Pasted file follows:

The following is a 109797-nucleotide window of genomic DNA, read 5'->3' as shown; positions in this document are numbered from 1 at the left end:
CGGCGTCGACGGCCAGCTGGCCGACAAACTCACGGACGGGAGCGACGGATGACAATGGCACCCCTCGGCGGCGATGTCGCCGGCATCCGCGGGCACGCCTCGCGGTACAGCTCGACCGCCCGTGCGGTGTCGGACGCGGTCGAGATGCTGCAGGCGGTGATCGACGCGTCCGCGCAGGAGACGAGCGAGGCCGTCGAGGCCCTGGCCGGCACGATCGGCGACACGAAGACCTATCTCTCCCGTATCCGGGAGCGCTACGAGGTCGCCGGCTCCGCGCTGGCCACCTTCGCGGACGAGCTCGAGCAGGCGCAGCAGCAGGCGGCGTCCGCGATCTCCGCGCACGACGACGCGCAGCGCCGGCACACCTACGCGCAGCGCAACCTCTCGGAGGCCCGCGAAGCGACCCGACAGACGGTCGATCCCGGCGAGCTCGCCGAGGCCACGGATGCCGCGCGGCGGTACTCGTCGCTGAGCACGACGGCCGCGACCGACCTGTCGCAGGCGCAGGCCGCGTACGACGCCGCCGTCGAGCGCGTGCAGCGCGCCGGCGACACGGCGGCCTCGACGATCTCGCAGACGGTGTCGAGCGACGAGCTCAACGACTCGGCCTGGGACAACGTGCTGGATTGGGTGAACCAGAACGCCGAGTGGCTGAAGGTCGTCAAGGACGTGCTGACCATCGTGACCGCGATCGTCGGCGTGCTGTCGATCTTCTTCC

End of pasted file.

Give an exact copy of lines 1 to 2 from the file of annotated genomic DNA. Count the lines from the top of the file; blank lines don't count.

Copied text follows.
The following is a 109797-nucleotide window of genomic DNA, read 5'->3' as shown; positions in this document are numbered from 1 at the left end:
CGGCGTCGACGGCCAGCTGGCCGACAAACTCACGGACGGGAGCGACGGATGACAATGGCACCCCTCGGCGGCGATGTCGCCGGCATCCGCGGGCACGCCTCGCGGTACAGCTCGACCGCCCGTGCGGTGTCGGACGCGGTCGAGATGCTGCAGGCGGTGATCGACGCGTCCGCGCAGGAGACGAGCGAGGCCGTCGAGGCCCTGGCCGGCACGATCGGCGACACGAAGACCTATCTCTCCCGTATCCGGGAGCGCTACGAGGTCGCCGGCTCCGCGCTGGCCACCTTCGCGGACGAGCTCGAGCAGGCGCAGCAGCAGGCGGCGTCCGCGATCTCCGCGCACGACGACGCGCAGCGCCGGCACACCTACGCGCAGCGCAACCTCTCGGAGGCCCGCGAAGCGACCCGACAGACGGTCGATCCCGGCGAGCTCGCCGAGGCCACGGATGCCGCGCGGCGGTACTCGTCGCTGAGCACGACGGCCGCGACCGACCTGTCGCAGGCGCAGGCCGCGTACGACGCCGCCGTCGAGCGCGTGCAGCGCGCCGGCGACACGGCGGCCTCGACGATCTCGCAGACGGTGTCGAGCGACGAGCTCAACGACTCGGCCTGGGACAACGTGCTGGATTGGGTGAACCAGAACGCCGAGTGGCTGAAGGTCGTCAAGGACGTGCTGACCATCGTGACCGCGATCGTCGGCGTGCTGTCGATCTTCTTCC